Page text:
Medicine, material science and security: the versatility of the coded-aperture approach

Peter Munro, M. Endrizzi, P.C. Diemoz, C.K. Hagen, M.B. Szafraniec, T.P. Millard, C.E. Zapata, R.D. Speller, A. Olivo

Research output: Contribution to journalArticle

3 Citations (Scopus)


The principal limitation to the widespread deployment of X-ray phase imaging in a variety of applications is probably versatility. A versatile X-ray phase imaging system must be able to work with polychromatic and non-microfocus sources (for example, those currently used in medical and industrial applications), have physical dimensions sufficiently large to accommodate samples of interest, be insensitive to environmental disturbances (such as vibrations and temperature variations), require only simple system set-up and maintenance, and be able to perform quantitative imaging. The coded-aperture technique, based upon the edge illumination principle, satisfies each of these criteria. To date, we have applied the technique to mammography, materials science, small-animal imaging, non-destructive testing and security. In this paper, we outline the theory of coded-aperture phase imaging and show an example of how the technique may be applied to imaging samples with a practically important scale. © 2014 The Author(s) Published by the Royal Society. All rights reserved.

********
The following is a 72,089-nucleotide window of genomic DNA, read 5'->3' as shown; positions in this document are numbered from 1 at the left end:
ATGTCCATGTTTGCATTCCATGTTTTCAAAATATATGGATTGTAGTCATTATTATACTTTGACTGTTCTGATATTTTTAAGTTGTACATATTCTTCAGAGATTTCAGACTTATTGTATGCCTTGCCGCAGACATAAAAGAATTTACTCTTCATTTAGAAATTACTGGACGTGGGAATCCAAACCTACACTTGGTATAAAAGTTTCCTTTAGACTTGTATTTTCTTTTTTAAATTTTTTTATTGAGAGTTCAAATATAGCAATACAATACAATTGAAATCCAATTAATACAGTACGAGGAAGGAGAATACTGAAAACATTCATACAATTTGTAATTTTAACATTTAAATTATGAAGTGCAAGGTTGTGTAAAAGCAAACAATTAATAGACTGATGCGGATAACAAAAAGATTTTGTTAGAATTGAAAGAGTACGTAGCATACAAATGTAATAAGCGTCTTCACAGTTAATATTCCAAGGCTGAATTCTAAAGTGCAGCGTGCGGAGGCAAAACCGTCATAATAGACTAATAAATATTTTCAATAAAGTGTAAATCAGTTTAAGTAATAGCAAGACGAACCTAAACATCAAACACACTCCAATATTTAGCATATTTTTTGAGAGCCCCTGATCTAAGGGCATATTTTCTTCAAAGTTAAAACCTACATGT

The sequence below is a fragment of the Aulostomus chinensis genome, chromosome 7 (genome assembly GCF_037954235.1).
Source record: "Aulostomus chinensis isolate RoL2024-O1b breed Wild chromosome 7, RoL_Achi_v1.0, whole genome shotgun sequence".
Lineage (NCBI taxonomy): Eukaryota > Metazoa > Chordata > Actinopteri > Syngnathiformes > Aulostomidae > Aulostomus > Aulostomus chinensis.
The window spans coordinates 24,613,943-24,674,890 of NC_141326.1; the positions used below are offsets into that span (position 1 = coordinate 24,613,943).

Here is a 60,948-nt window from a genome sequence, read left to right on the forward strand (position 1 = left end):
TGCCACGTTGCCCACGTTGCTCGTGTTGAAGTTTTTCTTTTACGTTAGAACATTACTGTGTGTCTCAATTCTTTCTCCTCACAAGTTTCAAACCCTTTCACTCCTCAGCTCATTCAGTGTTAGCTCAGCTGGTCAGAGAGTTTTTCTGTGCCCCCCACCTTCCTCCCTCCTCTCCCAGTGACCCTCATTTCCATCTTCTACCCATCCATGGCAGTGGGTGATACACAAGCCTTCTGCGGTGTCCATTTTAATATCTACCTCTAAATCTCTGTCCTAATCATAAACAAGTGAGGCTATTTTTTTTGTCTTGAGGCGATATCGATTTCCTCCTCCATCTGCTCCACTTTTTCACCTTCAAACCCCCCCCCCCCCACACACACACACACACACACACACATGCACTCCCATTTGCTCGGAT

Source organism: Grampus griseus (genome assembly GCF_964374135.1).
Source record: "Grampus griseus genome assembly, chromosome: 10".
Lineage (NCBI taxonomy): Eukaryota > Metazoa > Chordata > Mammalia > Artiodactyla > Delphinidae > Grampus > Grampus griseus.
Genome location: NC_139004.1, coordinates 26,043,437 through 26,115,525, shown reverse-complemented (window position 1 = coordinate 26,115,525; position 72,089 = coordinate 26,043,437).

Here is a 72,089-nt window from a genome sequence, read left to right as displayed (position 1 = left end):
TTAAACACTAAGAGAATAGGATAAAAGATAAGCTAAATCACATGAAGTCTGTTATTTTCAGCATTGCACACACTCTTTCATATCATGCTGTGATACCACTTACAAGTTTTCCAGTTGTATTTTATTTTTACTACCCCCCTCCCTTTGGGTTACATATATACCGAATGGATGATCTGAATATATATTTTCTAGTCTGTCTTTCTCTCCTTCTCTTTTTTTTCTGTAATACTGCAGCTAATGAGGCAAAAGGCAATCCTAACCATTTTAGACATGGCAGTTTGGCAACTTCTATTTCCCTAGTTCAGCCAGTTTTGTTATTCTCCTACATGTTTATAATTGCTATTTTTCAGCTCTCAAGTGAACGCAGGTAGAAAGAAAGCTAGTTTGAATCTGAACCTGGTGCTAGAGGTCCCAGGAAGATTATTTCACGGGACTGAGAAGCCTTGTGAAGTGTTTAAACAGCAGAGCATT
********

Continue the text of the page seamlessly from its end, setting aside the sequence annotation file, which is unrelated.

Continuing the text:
Original languageEnglish
Pages (from-to)10pp
JournalPhilosophical Transactions of the Royal Society A: Mathematical, Physical and Engineering Sciences
Issue number2010
Publication statusPublished - Mar 2014

Fingerprint Dive into the research topics of 'Medicine, material science and security: the versatility of the coded-aperture approach'. Together they form a unique fingerprint.

Cite this